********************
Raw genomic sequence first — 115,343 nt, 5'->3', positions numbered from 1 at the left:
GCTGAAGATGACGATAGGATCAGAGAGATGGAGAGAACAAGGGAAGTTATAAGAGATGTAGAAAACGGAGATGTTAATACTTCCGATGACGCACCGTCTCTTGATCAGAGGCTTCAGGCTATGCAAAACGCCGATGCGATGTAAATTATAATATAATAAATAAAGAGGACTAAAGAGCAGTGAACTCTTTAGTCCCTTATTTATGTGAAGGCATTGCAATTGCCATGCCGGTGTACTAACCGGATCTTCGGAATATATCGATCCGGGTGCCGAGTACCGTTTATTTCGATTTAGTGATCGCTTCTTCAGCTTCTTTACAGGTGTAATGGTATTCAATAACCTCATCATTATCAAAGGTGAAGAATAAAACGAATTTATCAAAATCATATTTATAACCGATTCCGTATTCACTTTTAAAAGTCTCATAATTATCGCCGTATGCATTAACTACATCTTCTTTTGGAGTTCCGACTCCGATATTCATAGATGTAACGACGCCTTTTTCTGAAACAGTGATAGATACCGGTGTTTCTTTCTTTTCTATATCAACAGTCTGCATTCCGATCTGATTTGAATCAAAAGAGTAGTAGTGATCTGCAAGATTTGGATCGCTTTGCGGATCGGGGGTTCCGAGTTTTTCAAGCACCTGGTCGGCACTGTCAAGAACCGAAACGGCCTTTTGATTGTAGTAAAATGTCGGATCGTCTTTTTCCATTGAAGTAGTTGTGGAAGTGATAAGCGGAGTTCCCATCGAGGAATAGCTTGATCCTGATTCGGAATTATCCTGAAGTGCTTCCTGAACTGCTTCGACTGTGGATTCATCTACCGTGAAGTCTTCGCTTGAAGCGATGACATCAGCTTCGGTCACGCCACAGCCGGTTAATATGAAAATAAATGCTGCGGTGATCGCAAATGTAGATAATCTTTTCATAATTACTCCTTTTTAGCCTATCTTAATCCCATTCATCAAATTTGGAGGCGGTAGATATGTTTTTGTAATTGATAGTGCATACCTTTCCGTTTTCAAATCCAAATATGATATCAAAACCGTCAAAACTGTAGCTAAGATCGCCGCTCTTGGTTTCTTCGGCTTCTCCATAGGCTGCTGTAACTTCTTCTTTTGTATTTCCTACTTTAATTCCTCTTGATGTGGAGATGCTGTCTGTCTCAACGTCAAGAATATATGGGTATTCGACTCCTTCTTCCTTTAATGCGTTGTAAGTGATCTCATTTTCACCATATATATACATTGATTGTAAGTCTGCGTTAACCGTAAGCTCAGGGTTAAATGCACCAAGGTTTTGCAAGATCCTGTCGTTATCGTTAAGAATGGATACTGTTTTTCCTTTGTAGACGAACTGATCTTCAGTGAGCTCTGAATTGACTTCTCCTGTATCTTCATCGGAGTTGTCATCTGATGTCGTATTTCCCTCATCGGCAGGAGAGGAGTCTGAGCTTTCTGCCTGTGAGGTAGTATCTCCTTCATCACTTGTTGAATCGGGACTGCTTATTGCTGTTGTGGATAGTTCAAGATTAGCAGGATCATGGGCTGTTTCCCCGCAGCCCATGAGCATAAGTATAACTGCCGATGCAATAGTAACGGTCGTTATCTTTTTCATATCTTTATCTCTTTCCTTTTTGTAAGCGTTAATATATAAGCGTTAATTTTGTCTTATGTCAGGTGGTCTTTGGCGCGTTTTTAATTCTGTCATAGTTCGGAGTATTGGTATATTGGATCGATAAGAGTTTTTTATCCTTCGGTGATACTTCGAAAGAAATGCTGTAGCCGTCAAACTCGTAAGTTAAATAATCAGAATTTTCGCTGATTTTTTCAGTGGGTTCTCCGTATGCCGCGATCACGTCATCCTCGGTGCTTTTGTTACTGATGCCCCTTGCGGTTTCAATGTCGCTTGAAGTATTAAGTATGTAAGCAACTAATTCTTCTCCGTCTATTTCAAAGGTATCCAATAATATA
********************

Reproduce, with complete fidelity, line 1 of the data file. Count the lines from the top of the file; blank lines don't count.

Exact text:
Raw genomic sequence first — 115,343 nt, 5'->3', positions numbered from 1 at the left: